- Decorative designs show the superiority of the houses and how they were being built to attract the best working class people, potentially those with aspirations of social mobility.
- Modern, split level, houses were built in 1912, and despite having some of the same architectural elements as seen elsewhere e.g. ‘criss-cross’ patterned bricks and railings to the external steps, were considered to be the most innovative design. Effectively following the same plan arrangement as the others in the area, with two rooms per floor and a stair behind the scullery, they have a split level floor at the 1st and 2nd The reduced head height to the scullery and bathroom above it, gives more head height to the smaller of the two attic bedrooms, making it a more satisfactory and useable room. Crucially, this meant that the house could provide accommodation to the social and sanitary standards of the period – a bedroom for parents and two more to accommodate children of opposite sexes, plus an internal bathroom. In order to maximise usable space in the house further, there is no entrance porch, but the door is instead position to the side of the bay window, providing more privacy than if it faced the street. The houses had at last overcome all of the criticisms that had been thrown at them over the course of 100 years, but alas, no more would be built. How ironic that this happened simultaneously!
Want to know more?
An exhibition to complement the tours was held at the Compton Centre Community Hub Library from the 2nd-10th September. This traced the history of back-to-back house building in Leeds, showing how the Harehills neighbourhood developed, and the impact that local and national legislation had on the evolution of the house type and its facilities. It included photographs of the amazing variety of house designs and architectural detail still present in Harehills today, and opened up the debate about heritage values and conservation.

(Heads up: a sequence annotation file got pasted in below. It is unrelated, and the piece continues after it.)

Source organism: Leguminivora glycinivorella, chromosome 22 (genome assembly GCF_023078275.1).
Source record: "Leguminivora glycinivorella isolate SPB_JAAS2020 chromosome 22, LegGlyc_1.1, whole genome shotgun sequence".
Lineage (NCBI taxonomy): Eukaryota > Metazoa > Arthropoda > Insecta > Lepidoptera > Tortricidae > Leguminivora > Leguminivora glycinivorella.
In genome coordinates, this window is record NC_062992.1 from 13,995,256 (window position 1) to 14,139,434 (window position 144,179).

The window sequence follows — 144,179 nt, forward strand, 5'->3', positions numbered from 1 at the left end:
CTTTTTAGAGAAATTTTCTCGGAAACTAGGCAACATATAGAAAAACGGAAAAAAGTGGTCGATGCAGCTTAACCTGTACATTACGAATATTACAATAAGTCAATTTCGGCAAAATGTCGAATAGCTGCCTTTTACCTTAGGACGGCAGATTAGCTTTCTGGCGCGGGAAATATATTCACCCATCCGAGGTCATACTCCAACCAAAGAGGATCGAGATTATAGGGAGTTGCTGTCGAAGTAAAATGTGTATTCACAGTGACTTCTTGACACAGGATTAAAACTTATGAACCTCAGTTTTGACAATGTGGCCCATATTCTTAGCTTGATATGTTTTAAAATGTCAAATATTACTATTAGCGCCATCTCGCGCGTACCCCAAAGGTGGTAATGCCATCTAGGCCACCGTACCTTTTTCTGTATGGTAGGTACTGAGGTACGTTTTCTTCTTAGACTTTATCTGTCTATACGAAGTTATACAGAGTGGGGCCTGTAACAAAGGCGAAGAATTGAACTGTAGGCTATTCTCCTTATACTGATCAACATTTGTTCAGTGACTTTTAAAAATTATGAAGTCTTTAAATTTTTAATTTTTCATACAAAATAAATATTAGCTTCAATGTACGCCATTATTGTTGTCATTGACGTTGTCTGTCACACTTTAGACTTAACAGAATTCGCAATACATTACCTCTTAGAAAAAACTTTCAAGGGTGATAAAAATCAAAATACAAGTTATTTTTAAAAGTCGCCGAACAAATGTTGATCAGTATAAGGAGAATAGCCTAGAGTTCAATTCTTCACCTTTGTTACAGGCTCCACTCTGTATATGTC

Additionally, a case study of Darfield Road from 1907 onwards, featured a social history of the housing. This was made possible by Jean Norris who resided there from 1940-61. She not only provided detailed information about her own family and their home, supplemented with photographs, but also expended a huge effort contacting her old friends and neighbours, who were then also able to contribute to the exhibition. One particularly pleasing aspect of this part of my research was that Jean was able to provide a link to one of the first residents of the street who lived there from 1909-1951, and who gave Jean a book for her birthday that he had bound (he was a bookbinder). Jean still has this inscribed book, dating back to 1877. Another family, were resident in the street from 1907 until the 1980s, and the early residents’ descendants still run the business that was established by them more than 100 years ago. It was also fascinating to discover how many of the local residents found fame.
If you didn’t get chance to see the exhibition, don’t fret! There is another opportunity at the Harehills Festival. This will be taking place in Banstead Park on Sunday 24th September, 12-4pm. I will also be providing activities for festival-goers of all ages that will amuse, inform and engage, giving them the opportunity to share their thoughts and stories on living back-to-back and in the neighbourhood, as well as think about their future aspirations for the house type and the neighbourhood, and wider issues such as heritage and conservation.
Keep your fingers crossed for good weather, and I look forward to hearing from you / meeting you for the first time / meeting you again.
If this has sparked a new interest for you, or re-ignited an old passion, go along to the Local and Family History Library based in the Central Library. Antony Ramm, Assistant Librarian Manager, has collated a new research guide for Harehills so that anyone interested in researching aspects of Harehills, whether that be back-to-back houses, other building types, place history, social history and biography, communities, culture, politics, sport, religion, maps, photographs and newspapers, has a handy introduction to some of the sources available in the department.
Finally, I thank the Compton Centre Community Hub, and the Local and Family History Library for their tremendous help in promoting the events and providing administrative services.